by C. Jean Stewart
When he died in December of 1799, George Washington left a will that was remarkable in many ways. Shortly after his death, the will was printed in Virginia, and was then circulated throughout the country in pamphlet form. In concluding the dispositive part of his handwritten will, Mr. Washington inserted an arbitration clause that provided, in part:
“ . . . I hope, and trust, that no disputes will arise . . . ; but if, contrary to expectation, the case should be otherwise . . . My Will and direction expressly is, that all disputes (if unhappily any should arise) shall be decided by three impartial and intelligent men, known for their probity and good understanding; two to be chosen by the disputants—each having the choice of one—and the third by those two. Which three men thus chosen, shall, unfettered by Law, or legal constructions, declare their sense of the Testators intention; and such decision is, to all intents and purposes to be as binding on the Parties as if it had been given in the Supreme Court of the United States.”
The mandatory arbitration provision in wills and trusts has not been without controversy in this country in recent times although, as Mr. Washington’s example reveals, it clearly was used previously. It is sometimes argued that the arbitration provision would be unenforceable in modern times where state law did not specifically provide for its use in the context of a will or trust dispute because of arbitration’s inherently contractual nature.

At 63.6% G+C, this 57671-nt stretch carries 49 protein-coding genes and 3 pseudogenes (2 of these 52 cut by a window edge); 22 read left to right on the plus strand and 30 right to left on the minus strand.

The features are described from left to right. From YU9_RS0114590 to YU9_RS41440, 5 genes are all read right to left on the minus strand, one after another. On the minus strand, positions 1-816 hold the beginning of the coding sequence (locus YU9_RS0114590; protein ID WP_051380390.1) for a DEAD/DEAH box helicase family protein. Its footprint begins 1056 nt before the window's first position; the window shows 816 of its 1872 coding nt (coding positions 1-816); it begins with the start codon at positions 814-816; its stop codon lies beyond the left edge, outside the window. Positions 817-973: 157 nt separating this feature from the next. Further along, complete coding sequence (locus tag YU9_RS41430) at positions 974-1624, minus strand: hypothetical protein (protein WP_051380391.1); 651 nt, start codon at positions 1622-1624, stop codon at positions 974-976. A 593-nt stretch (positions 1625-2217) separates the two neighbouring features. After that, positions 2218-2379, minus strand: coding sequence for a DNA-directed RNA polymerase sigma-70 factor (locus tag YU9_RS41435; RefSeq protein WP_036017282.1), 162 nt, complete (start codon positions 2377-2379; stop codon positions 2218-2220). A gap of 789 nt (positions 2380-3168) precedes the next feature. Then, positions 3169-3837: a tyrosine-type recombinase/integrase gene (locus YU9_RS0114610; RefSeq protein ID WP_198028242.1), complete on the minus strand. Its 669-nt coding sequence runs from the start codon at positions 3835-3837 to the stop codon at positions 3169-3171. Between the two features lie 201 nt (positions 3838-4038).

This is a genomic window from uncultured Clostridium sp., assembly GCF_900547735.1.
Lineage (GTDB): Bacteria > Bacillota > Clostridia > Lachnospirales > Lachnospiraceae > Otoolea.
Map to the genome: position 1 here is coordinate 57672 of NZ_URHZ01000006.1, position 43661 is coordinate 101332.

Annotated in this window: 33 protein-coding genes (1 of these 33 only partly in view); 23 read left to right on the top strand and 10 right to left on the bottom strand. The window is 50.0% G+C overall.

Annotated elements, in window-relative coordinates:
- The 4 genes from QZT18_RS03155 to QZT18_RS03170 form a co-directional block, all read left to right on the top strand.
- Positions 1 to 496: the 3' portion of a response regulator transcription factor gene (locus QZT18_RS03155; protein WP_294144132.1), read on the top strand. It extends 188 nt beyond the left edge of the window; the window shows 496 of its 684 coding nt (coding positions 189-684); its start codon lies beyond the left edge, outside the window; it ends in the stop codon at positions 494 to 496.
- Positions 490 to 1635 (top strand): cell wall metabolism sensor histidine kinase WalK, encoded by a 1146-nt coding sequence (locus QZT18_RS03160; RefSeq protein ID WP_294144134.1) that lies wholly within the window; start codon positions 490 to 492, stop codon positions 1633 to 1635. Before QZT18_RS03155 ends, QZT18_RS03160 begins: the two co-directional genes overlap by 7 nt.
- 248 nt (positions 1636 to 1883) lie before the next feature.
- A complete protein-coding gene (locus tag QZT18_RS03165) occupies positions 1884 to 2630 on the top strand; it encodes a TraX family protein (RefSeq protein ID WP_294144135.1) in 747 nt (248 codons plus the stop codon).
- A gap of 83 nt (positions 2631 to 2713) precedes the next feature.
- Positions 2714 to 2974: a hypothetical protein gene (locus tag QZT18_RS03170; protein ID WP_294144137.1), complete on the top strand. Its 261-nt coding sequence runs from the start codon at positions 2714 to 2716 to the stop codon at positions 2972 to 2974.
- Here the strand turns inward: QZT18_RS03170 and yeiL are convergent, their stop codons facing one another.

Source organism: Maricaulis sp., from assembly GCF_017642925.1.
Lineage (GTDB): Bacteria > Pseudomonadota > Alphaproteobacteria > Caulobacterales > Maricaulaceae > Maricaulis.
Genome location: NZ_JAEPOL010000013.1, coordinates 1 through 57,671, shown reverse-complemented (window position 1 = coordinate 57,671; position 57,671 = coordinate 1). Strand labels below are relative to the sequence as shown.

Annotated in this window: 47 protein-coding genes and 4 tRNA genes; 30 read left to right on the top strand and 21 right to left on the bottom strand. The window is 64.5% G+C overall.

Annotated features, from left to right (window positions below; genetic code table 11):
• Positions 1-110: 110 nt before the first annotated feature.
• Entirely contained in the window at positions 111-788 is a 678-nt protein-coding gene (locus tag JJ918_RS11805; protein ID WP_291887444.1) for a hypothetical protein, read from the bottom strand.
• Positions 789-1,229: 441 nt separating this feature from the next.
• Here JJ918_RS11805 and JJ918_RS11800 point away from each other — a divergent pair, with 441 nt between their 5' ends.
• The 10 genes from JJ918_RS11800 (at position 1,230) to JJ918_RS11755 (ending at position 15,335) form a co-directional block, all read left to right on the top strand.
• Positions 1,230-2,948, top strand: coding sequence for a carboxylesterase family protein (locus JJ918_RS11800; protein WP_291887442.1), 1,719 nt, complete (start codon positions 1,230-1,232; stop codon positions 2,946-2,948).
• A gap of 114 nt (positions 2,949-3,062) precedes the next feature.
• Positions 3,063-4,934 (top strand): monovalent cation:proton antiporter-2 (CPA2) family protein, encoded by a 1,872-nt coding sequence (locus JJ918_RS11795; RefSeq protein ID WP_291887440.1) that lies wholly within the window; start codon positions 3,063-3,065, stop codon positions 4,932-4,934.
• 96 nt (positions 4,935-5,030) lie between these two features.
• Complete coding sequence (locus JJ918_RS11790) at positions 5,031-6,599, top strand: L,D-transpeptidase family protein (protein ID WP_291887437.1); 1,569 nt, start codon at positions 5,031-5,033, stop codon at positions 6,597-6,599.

This makes the recent decision from the Supreme Court of Texas hopeful in that the Texas Arbitration Act (modeled on the Uniform Arbitration Act in force in 22 states and the District of Columbia) provides that an arbitration clause in an “agreement” is enforceable and the Texas Supreme Court held that the trust in question was an agreement. Hence, the Court enforced the arbitration provision against the Beneficiary/Plaintiff.
In my view, the most significant holding in the opinion in terms of Alternative Dispute Resolution, is the Court’s use of the “doctrine of direct benefits estoppel” to find that a beneficiary/plaintiff who had accepted the benefits of the trust and had filed a suit to enforce its terms had exhibited the degree of assent required to form an enforceable agreement to arbitrate under Texas state law.
I continue to urge estate planners to include ADR language in their wills and trusts and to share with their clients the advantages of avoiding protracted and expensive litigation over estate and trust disputes. Perhaps Colorado will soon have an appellate decision enforcing one of those arbitration provisions?